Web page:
Thu. Jun 13th, 2024

Star Trek: no, NASA unfortunately did not find Spock's planet

Natasha Kumar By Natasha Kumar Jun7,2024

For years, fans have thought that that Spock's planet in Star Trek could exist in our reality. Unfortunately, NASA has just denied this fantasy. We'll explain this funny theory to you.

Star Trek: no, NASA unfortunately did not find Spock's planet

Star Trek: a cult saga

Star Trek is one of the greatest sagas of science fiction from the entire history of the seventh art. It’s even the only one (with, perhaps, Planet of the Apes) which can boast of having had as much impact and such a long lifespan. that Star Wars. It was in 1966 that the license took its first steps on the screens, at through a first series entitled Star Trek: The Original Series (1966-1969). Since then, numerous series have emerged. New to be exact. Animated series, live-action, old, modern. One of the latest ones even brought back Patrick Stewart as Captain Picard.

Star Trek: no, NASA unfortunately did not find the planet of Spock

Side cinema, there were three successive sagas. The very first film dates back to 1979. First part of a saga in six films, which concluded in 1991 with Star Trek VI: Undiscovered Land. Then there was the Star Trek: Next Generation film series, based on the 1994 series of the same name . : Nemesis(2002), all three carried by Patrick Stewart, form the second segment of the license. Since, J.J. Abrams has relaunched a new trilogy in 2009. A fourth film is still in the works, but Paramount seems to be having difficulty making it. wear to This project is good.

Spock and his planet

Among the iconic characters of the license, there is Spock.A member of the crew of the USS Enterprise, he is played as a character. in the 1980s by Leonard Nimoy, before being replaced by Leonard Nimoy. in the 21st century by Zachary Quinto (but also, on the small screen, by Ethan Peck and Jake Farrow). Second in command, Spock has a highly developed intelligence. A distinguished scientist, he is originally from the planet Vulcan.A red, hot, moonless and particularly inhospitable planet.

Since the existence of Star Trek, fans have been convinced that the planet Vulcan exists somewhere in the universe. It has somehow become the fantasy of an entire community of slightly dreamy moviegoers.

Star Trek: no, NASA unfortunately did not find Spock's planet

In the 1990s, Gene Roddenberry, the creator of Star Trek, put some grain into the game. grind into this geek fantasy. He explained, with the help of very serious scientists, that if Vulcan were to exist, it would be located at 16 light years from Earth. According to this very serious study, Vulcan would therefore be an active planet, sheltering an advanced civilization, and would be located in the 40 Eridani system.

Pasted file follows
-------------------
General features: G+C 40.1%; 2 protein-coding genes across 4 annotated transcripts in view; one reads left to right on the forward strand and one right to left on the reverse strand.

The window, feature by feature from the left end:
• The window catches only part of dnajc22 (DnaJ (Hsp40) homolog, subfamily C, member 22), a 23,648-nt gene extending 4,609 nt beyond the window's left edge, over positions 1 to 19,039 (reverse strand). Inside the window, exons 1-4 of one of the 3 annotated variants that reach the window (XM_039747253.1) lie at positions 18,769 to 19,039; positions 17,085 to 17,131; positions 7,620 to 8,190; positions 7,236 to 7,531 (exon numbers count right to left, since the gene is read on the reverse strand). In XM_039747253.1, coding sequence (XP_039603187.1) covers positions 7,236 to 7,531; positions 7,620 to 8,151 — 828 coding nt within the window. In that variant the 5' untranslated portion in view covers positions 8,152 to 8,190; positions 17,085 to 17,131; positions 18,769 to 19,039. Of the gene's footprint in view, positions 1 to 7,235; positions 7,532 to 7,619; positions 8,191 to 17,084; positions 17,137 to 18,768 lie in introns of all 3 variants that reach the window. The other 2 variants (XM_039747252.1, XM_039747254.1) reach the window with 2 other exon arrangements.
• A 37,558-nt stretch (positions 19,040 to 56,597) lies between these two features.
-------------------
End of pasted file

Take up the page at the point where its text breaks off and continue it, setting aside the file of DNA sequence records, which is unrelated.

For almost 30 years, this theory remains a fan's fantasy. But, in 2018, a scientific study detected an activity in the system 40 Eridani. Scientists believe that an exoplanet could exist in this solar system. The exoplanet in question turns out to be a super-Earth >, approximately twice as large as our Blue Planet. Fans seize this information, and already imagine what happens next. that Vulcans exist. The planet is even renamed Vulcanin homage to Gene Roddenberry and Star Trek.

Star Trek: no, NASA unfortunately did not find Spock's planet

Unfortunately for science fiction fans and geeks who love Star Trek, NASAhas just refuted this previous research. In an article titled; Spock's home planet does… poof, NASA has resumed previous research from 2018. Thanks to With more advanced measuring devices, scientists have contradicted previously established information. The new study, published in the journal The Astronomical Journal, is clear: the signal interpreted by as that of an exoplanet would in fact be linked to &àgrave; an anomaly the surface of the star. Thus, the planet Vulcan would indeed have no real existence. After a short stint in our reality, Spock and Vulcan are back in pure science fiction. Too bad for Star Trek fans.

Natasha Kumar

By Natasha Kumar

Natasha Kumar has been a reporter on the news desk since 2018. Before that she wrote about young adolescence and family dynamics for Styles and was the legal affairs correspondent for the Metro desk. Before joining The Times Hub, Natasha Kumar worked as a staff writer at the Village Voice and a freelancer for Newsday, The Wall Street Journal, GQ and Mirabella. To get in touch, contact me through my 1-800-268-7116

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